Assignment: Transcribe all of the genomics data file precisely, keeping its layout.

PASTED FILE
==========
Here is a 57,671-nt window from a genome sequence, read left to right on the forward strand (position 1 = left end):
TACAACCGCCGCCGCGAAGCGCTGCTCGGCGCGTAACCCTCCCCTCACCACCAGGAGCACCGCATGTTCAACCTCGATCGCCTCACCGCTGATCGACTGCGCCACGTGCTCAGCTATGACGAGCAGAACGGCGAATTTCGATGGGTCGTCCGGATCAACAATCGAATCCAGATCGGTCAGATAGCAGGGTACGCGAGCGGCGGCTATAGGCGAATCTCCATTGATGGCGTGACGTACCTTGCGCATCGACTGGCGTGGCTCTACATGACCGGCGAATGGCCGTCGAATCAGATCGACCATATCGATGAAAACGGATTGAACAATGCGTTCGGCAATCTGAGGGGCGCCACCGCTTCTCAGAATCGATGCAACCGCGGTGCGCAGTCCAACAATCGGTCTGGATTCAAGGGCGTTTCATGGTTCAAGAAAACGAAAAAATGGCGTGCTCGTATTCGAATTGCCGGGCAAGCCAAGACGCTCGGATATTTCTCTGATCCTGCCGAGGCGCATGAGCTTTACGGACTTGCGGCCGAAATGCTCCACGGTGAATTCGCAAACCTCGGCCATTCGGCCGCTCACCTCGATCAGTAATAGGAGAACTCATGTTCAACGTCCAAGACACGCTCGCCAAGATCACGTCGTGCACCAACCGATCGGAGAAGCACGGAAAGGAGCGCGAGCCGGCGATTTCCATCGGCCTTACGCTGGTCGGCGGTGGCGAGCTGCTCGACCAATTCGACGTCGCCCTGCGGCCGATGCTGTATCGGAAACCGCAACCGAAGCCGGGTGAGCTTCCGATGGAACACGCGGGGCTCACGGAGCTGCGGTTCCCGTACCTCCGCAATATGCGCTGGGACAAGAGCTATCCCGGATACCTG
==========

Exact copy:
Here is a 57,671-nt window from a genome sequence, read left to right on the forward strand (position 1 = left end):
TACAACCGCCGCCGCGAAGCGCTGCTCGGCGCGTAACCCTCCCCTCACCACCAGGAGCACCGCATGTTCAACCTCGATCGCCTCACCGCTGATCGACTGCGCCACGTGCTCAGCTATGACGAGCAGAACGGCGAATTTCGATGGGTCGTCCGGATCAACAATCGAATCCAGATCGGTCAGATAGCAGGGTACGCGAGCGGCGGCTATAGGCGAATCTCCATTGATGGCGTGACGTACCTTGCGCATCGACTGGCGTGGCTCTACATGACCGGCGAATGGCCGTCGAATCAGATCGACCATATCGATGAAAACGGATTGAACAATGCGTTCGGCAATCTGAGGGGCGCCACCGCTTCTCAGAATCGATGCAACCGCGGTGCGCAGTCCAACAATCGGTCTGGATTCAAGGGCGTTTCATGGTTCAAGAAAACGAAAAAATGGCGTGCTCGTATTCGAATTGCCGGGCAAGCCAAGACGCTCGGATATTTCTCTGATCCTGCCGAGGCGCATGAGCTTTACGGACTTGCGGCCGAAATGCTCCACGGTGAATTCGCAAACCTCGGCCATTCGGCCGCTCACCTCGATCAGTAATAGGAGAACTCATGTTCAACGTCCAAGACACGCTCGCCAAGATCACGTCGTGCACCAACCGATCGGAGAAGCACGGAAAGGAGCGCGAGCCGGCGATTTCCATCGGCCTTACGCTGGTCGGCGGTGGCGAGCTGCTCGACCAATTCGACGTCGCCCTGCGGCCGATGCTGTATCGGAAACCGCAACCGAAGCCGGGTGAGCTTCCGATGGAACACGCGGGGCTCACGGAGCTGCGGTTCCCGTACCTCCGCAATATGCGCTGGGACAAGAGCTATCCCGGATACCTG